The front page of Sunday’s New York Times featured a co-lead story by J. David Goodman lecturing Lubbock residents on masks: “Virus Inundates Texas, Fed by Abiding Mistrust Of Government Orders.” The subhead was a quote: “Masks? ‘We’re Done With All That.’” If that didn’t get the Dumb Texas Trumpers point across, check out the text box: “Safety mandates fall on deaf ears deep in Trump country.”
Yet for many conservatives, even those with the virus now at their door, the resurgence has not changed opinions so much as hardened them.
For those Texans, trust in government is gone, if it was there to begin with, and that includes some of the state’s top leaders. On Tuesday, Lt. Gov. Dan Patrick of Texas declared himself tired of Dr. Anthony Fauci, the nation’s top infectious disease doctor. “I don’t need his advice anymore,” Mr. Patrick said.
Upon spotting a group drinkers on a patio at a brewery in Lubbock, Goodman concluded woefully, “Not a mask in sight.”
Gee, why would Texans shrug at public health advice? One huge hint was offered by Michael Powell, a sports columnist for the paper who wrote what counts these days as a brave essay, posted on Monday but yet to make it into print. It appeared under a misleadingly mild headline: “Are Protests Dangerous? What Experts Say May Depend on Who’s Protesting What.”
Powell politely scorned public health officials for their rank hypocrisy over social distancing, masks, and mass gatherings. Conservatives who protested against overzealous lockdowns were seen as killers when they engaged in protests. Yet the media studiously forgot their own health lectures when liberals took to the streets after the killing of George Floyd:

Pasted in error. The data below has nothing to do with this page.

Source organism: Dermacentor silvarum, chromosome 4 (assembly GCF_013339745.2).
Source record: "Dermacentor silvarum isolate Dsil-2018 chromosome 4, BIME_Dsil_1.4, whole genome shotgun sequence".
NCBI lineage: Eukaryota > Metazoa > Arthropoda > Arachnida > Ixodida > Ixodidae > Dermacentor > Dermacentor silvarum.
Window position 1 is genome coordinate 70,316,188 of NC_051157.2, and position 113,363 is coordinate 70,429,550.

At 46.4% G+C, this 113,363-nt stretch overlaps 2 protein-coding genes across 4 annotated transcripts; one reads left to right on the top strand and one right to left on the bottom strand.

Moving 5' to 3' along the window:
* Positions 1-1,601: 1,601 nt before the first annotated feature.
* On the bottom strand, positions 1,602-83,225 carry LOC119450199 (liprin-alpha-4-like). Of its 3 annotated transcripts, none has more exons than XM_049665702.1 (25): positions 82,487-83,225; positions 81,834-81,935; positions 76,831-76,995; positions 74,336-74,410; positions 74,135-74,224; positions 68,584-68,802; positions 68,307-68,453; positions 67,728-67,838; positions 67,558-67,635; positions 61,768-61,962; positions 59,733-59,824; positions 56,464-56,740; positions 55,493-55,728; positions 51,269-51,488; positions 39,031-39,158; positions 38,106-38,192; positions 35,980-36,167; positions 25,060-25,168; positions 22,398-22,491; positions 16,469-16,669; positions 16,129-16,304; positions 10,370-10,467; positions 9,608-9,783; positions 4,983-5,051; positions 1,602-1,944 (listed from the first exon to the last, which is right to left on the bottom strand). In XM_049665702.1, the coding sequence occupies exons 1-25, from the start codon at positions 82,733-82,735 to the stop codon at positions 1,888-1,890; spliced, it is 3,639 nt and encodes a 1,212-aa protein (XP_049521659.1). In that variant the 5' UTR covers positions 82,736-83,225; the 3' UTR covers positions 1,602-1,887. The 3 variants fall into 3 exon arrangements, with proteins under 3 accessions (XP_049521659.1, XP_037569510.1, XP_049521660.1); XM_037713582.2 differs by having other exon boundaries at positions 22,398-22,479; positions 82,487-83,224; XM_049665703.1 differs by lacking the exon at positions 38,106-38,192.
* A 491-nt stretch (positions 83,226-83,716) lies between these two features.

As the pandemic took hold, most epidemiologists have had clear proscriptions in fighting it: No students in classrooms, no in-person religious services, no visits to sick relatives in hospitals, no large public gatherings.
So when conservative anti-lockdown protesters gathered on state capitol steps in places like Columbus, Ohio and Lansing, Mich., in April and May, epidemiologists scolded them and forecast surging infections. When Gov. Brian Kemp of Georgia relaxed restrictions on businesses in late April as testing lagged and infections rose, the talk in public health circles was of that state’s embrace of human sacrifice.
And then the brutal killing of George Floyd by police in Minneapolis on May 25 changed everything.
Soon the streets nationwide were full of tens of thousands of people in a mass protest movement that continues to this day, with demonstrations and the toppling of statues. And rather than decrying mass gatherings, more than 1,300 public health officials signed a May 30 letter of support, and many joined the protests.
That reaction, and the contrast with the epidemiologists’ earlier fervent support for the lockdown, gave rise to an uncomfortable question: Was public health advice in a pandemic dependent on whether people approved of the mass gathering in question? To many, the answer seemed to be “yes.”
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